Travellers by Michelene Wandor is a thin book with great depth. The eleven poems within repay many re-readings. They suit this time. When we’re urged by politicians and the media to take single, simple views about almost everything, these poems offer complexity and multiple perspectives. Even 'Beached,' at two pages the shortest poem in the book, keeps shifting viewpoint ranging from the texture of cowrie shells 'fine ridged, oval' to the surfer 'haloed spiderman red / by the sinking sun' and the 'crow-black verger' sweeping sand from the cathedral nave.
Other poems are more complex still. 'The Clock of Heaven: a Fugue' begins with a Marc Chagall painting but reaches back through time to John Harrison, inventor of the marine chronometer. It travels across seas too, taking us on a voyage where 'winds whistle and sing,' listing luxuries associated with colonialism and plunder – 'cloves gold silver pearls / diamonds calico ebony,' pausing to hear Harrison play the viola da gamba, before whirling out into the expanse of space where 'the earth is a cog in the clockwork universe.'
Shifts of power play out in the Biblical story and handed-down tales of Solomon and the Queen of Sheba. Even in the opening sensual encounter there are warnings of a future in which 'women’s voices and / instruments will be banned' – a prohibition later lifted. In the final section a family of Ethiopian Jews, now outlawed, encounter the poet in Regent’s Park where 'isn’t it strange' one woman says to her, 'how we live / such different lives.'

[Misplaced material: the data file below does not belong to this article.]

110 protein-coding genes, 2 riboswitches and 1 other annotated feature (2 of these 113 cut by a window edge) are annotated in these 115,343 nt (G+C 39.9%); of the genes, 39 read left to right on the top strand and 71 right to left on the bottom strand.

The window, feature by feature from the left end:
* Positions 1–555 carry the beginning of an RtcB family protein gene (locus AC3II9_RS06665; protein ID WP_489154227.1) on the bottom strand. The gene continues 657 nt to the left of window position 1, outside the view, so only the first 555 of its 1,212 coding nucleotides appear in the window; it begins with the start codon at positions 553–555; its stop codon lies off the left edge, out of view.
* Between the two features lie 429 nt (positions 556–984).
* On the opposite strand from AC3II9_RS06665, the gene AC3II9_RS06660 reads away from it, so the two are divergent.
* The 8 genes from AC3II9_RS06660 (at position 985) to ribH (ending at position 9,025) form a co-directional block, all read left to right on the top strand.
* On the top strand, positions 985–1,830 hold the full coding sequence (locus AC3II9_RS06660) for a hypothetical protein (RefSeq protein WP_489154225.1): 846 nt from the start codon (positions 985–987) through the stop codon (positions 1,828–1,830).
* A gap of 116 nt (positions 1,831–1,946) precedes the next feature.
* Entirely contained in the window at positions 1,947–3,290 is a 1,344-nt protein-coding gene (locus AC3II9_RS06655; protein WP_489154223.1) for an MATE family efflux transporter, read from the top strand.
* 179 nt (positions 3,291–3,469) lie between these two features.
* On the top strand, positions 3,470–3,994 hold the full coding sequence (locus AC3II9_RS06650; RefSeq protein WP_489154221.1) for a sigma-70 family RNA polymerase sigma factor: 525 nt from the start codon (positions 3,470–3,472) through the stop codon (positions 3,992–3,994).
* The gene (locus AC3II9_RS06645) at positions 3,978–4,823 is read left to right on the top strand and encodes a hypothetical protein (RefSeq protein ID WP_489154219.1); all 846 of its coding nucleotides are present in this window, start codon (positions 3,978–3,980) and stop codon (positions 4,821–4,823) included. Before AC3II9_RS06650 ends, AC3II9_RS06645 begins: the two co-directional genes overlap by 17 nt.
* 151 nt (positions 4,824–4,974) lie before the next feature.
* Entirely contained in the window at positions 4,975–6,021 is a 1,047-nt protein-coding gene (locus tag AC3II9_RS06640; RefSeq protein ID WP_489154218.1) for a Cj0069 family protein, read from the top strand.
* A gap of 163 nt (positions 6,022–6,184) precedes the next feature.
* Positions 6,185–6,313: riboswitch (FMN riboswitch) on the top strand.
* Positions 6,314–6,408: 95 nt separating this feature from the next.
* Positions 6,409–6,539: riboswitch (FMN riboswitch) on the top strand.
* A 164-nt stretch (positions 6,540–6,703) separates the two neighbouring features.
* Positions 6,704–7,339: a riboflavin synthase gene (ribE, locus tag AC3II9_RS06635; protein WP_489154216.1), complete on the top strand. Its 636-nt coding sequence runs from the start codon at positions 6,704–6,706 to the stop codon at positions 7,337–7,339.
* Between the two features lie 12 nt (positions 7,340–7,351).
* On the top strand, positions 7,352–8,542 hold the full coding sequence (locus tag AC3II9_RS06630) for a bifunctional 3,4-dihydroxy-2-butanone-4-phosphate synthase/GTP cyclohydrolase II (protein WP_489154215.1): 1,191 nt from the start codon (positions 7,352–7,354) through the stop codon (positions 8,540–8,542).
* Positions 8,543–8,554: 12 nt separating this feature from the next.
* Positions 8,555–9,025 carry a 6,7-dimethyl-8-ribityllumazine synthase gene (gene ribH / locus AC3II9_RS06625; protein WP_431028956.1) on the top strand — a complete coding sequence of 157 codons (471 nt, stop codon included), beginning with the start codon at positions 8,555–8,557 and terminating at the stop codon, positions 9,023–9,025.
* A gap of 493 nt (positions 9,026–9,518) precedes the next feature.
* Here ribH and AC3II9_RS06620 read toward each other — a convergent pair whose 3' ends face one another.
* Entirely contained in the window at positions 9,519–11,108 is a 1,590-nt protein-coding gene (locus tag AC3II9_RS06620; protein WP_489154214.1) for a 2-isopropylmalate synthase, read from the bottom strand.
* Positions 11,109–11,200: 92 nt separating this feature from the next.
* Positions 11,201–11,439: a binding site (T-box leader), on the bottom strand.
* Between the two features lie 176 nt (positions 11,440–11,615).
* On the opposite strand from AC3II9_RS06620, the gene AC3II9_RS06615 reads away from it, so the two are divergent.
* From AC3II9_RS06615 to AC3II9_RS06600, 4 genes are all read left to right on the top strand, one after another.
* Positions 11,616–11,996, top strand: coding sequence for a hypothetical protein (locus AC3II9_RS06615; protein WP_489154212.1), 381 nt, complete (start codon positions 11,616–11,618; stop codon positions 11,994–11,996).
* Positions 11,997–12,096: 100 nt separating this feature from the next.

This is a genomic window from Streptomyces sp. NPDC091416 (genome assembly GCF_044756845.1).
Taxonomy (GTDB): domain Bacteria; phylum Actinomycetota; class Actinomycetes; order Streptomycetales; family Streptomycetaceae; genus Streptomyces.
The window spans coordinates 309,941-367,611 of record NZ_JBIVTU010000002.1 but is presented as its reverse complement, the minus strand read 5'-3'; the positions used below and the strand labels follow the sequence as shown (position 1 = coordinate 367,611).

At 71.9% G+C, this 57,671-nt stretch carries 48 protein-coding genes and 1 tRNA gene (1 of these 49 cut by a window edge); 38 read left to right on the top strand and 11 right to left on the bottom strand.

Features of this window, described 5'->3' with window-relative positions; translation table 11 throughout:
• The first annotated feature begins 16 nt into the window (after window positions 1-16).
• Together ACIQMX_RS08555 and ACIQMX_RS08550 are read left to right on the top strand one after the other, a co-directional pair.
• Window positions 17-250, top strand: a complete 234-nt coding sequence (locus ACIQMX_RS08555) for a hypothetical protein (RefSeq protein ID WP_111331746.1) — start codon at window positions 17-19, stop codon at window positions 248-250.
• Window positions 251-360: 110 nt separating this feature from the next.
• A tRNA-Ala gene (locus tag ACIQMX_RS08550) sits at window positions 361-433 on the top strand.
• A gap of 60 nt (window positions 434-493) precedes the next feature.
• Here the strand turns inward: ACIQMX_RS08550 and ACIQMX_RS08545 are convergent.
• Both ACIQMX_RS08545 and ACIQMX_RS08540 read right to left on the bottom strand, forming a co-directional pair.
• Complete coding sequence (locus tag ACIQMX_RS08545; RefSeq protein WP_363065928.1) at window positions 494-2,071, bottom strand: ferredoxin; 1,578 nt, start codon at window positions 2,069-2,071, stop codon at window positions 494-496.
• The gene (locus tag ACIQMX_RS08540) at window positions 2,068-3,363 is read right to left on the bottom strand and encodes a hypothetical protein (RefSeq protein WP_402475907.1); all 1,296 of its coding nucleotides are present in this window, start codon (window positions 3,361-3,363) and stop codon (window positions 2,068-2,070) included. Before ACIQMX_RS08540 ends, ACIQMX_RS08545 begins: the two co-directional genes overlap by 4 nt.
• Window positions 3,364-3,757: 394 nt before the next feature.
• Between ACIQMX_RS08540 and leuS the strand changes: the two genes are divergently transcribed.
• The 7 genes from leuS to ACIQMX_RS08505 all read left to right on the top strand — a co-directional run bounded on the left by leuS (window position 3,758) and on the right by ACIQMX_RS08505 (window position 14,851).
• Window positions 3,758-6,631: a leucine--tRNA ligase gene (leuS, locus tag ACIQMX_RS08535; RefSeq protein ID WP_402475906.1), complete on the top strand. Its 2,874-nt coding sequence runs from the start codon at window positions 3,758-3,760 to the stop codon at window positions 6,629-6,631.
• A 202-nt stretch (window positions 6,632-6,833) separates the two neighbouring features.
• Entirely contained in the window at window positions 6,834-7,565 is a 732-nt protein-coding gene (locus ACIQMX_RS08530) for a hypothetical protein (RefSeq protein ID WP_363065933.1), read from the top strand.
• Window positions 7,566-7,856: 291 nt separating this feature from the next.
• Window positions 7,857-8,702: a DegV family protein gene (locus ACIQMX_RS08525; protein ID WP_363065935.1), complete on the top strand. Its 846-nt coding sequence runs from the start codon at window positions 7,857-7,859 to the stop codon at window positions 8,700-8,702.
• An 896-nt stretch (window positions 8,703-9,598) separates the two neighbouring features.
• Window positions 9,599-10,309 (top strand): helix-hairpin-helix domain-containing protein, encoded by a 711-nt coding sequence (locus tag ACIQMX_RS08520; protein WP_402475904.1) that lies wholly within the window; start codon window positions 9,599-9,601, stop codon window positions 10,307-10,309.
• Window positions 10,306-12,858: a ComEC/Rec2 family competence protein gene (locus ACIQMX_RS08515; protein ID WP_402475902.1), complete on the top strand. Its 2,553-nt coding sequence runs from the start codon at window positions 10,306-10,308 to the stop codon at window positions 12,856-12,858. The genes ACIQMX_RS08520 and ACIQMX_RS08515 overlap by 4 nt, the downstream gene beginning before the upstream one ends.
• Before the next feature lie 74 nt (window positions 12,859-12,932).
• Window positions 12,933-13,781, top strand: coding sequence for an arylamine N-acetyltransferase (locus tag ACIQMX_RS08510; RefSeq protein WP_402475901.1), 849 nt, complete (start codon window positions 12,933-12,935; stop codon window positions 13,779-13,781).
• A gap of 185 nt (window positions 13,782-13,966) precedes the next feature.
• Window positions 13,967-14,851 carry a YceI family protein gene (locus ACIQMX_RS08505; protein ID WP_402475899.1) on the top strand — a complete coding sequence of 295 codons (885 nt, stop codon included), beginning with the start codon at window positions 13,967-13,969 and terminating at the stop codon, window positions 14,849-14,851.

'Travellers' and 'Two Men' explore, obliquely, hundred-year-old roots of today’s Middle East conflicts. The 'Travellers,' Gertrude Bell and T. E. Lawrence, meet in the desert. Both have found happier selves in Arabia: 'he has quitted his English self / in England she is just a woman, an empty jar / here she is in linen and khaki.' But for all this, their first loyalty lies with their own government. 'The British will break their promises' the poem’s commentary reminds us. 'They have sold the same camel twice.' The 'Two Men' are Khalil al-Sakakini and Alter Levine, both poets, imprisoned together in 1917 because 'the word "guest" is sacred from Jordan to Euphrates.' There is some common ground but also crucially different hopes for a future in the same land. Finally free, 'they take down the tent and depart.'
Kathleen Bell's new poetry pamphlet Do You Know How Kind I Am? will be published shortly by Leafe Press. A book-length collection, Disappearances, is scheduled for publication by Shoestring in the autumn. Until last year Kathleen taught Creative Writing at De Montfort University. She lives in the East Midlands.
You can read more about Travellers by Michelene Wandor, and an extract from it, on Creative Writing at Leicester here.
Post a Comment